Scott County Nursing Center On Brink of Closure

By Benjamin Cox on September 7, 2023 at 12:08pm

The Scott County Nursing Center is nearing the possibility of closure.

The 49-bed non-profit facility located in Winchester has been county-owned since 1971.

Scott County Commissioner John Simmons says that multiple factors are causing the long-term care nursing home to be in jeopardy: “Ever since Covid, they’ve not been able to fill the beds in the nursing home. It really went downhill after Covid. They have a very hard time keeping staff because we don’t pay as well as larger outfits because we’re a county home and not privately owned. Being that we are county owned, we do not qualify for a lot of [financial] aid that is out there, too. The governor put out some kind of grant for nursing homes after Covid. We don’t qualify for it because we are owned by the county. They are the ones that will tell you to raise taxes if you need to do something. So far, lately, we’ve not been able to make payroll. We are trying to make it up through other funds. There was a tax increase passed last year that increased some money coming in for it, but it wasn’t enough. We are really hurting. When the money runs out that we’ve been pulling from on the side, which is Covid money and some other stuff – once that’s gone, I don’t know what we’re going to do.”

The county passed a 0.1% property tax bump to generate more revenue for the Nursing Center during the July 2022 primary. The increase was expected to generate approximately $100,000 in additional revenue.

Simmons says that since the facility is county owned and was established by a county referendum and is taxpayer owned, the county is not allowed to sell the facility to a private company to keep it open. He says the only option would be to close the facility.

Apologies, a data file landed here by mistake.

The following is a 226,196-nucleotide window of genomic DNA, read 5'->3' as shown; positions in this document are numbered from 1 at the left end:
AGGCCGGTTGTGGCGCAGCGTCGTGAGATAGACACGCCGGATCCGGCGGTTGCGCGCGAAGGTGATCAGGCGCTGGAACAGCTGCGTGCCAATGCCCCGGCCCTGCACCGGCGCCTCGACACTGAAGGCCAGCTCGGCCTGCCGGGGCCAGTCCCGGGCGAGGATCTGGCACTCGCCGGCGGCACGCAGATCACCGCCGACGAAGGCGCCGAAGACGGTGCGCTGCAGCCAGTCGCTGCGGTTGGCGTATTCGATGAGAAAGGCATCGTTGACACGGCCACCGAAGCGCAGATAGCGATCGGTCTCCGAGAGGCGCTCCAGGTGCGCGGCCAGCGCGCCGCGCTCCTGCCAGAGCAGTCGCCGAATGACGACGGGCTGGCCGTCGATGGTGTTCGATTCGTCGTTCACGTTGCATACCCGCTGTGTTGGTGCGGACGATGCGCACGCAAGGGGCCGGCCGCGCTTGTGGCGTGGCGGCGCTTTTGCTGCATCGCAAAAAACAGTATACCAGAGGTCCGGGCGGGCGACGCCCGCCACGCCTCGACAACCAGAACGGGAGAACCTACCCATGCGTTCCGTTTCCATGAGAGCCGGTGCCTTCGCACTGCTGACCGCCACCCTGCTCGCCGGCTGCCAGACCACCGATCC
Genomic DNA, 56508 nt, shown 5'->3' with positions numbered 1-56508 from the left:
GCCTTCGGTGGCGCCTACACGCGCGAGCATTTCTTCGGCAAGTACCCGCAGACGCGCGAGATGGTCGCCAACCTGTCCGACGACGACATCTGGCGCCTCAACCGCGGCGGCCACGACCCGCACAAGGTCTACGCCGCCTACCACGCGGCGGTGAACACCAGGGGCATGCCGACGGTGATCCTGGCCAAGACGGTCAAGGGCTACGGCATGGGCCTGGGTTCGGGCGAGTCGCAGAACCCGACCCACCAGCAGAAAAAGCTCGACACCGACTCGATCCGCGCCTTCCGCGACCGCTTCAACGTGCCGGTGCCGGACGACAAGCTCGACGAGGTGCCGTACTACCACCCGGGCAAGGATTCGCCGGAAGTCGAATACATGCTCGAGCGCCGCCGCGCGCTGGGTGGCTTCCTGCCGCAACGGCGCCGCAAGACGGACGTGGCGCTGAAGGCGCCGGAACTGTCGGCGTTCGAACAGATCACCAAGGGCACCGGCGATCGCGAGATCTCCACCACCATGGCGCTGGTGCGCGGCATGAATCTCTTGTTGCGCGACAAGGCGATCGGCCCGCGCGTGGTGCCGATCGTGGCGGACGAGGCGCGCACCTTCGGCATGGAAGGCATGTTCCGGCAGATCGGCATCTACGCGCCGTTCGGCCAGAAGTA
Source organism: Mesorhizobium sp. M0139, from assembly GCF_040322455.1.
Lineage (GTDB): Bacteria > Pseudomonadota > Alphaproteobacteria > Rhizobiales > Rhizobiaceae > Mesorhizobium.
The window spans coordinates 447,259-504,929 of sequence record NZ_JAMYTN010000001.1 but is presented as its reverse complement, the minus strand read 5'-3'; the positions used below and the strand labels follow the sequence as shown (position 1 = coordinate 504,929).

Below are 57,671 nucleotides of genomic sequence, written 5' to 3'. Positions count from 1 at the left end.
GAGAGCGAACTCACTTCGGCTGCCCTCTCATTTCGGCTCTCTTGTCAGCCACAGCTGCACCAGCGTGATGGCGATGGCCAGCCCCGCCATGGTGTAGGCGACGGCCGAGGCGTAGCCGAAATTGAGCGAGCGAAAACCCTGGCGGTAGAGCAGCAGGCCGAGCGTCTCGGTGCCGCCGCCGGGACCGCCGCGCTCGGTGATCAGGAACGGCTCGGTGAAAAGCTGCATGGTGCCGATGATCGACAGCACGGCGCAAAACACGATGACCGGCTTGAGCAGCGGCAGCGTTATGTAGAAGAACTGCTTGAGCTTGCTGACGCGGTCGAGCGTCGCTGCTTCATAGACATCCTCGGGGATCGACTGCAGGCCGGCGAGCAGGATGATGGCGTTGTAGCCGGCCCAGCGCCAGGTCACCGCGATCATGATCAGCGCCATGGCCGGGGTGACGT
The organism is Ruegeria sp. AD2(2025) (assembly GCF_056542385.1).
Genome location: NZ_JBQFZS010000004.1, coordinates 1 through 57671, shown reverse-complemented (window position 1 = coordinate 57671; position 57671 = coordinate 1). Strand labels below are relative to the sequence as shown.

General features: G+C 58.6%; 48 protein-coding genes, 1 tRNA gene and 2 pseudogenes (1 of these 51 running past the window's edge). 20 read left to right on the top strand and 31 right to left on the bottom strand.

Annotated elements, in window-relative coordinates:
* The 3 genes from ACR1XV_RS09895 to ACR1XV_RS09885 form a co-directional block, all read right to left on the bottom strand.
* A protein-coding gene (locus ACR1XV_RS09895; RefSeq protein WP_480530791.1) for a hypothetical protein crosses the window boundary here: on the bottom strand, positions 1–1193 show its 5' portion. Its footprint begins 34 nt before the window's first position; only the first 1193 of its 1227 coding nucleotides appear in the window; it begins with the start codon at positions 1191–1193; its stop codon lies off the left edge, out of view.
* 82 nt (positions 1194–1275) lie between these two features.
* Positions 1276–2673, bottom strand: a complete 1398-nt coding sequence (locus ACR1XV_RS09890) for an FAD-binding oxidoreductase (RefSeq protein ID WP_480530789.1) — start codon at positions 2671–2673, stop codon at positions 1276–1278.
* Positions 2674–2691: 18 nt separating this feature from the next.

Simmons says he is unsure if the facility can be sold by referendum of county voters.

Simmons, in the meantime, says he and the Scott County Commissioners are working on ways to make the facility more attractive for healthcare workers: “I just know it’s getting in a bad state trying to meet payroll and everything. We need that nursing home. It employs a lot of people here in town. Like I said, it’s hard to attract people to work here because we don’t provide health insurance or benefits like that. I’m working on trying to get some. We can’t seem to afford it to try and get better people to come here and work. Staffing is an issue and filling up the beds is the other. When it was first built, if the beds were full, it would pay for itself. With the changes and everything and cost increases, we can’t do that anymore.”

According to a ProPublica Report from July 2023, there were 3.5 nurses on staff per resident with over 48% turnover in a year’s period. According to the same report with reporting obtained by the Centers for Medicare and Medicaid Services on standard inspections of the center, the February 2023 report listed 4 separate deficiencies giving the facility a D-to-F grade. The same report also said that from August 2021 to July 2023, the home had received over $4,500 worth of citations by IDPH for missing certain requirements imposed by the Illinois Department of Public Health.

Simmons told the Winchester City Council that the possibility of increasing the county’s tax base, which hasn’t been done in several decades, may help levy enough taxes to keep the facility afloat in the future. As of right now, he says the Scott County Commissioners are attempting to explore every avenue possible to help the facility stay open.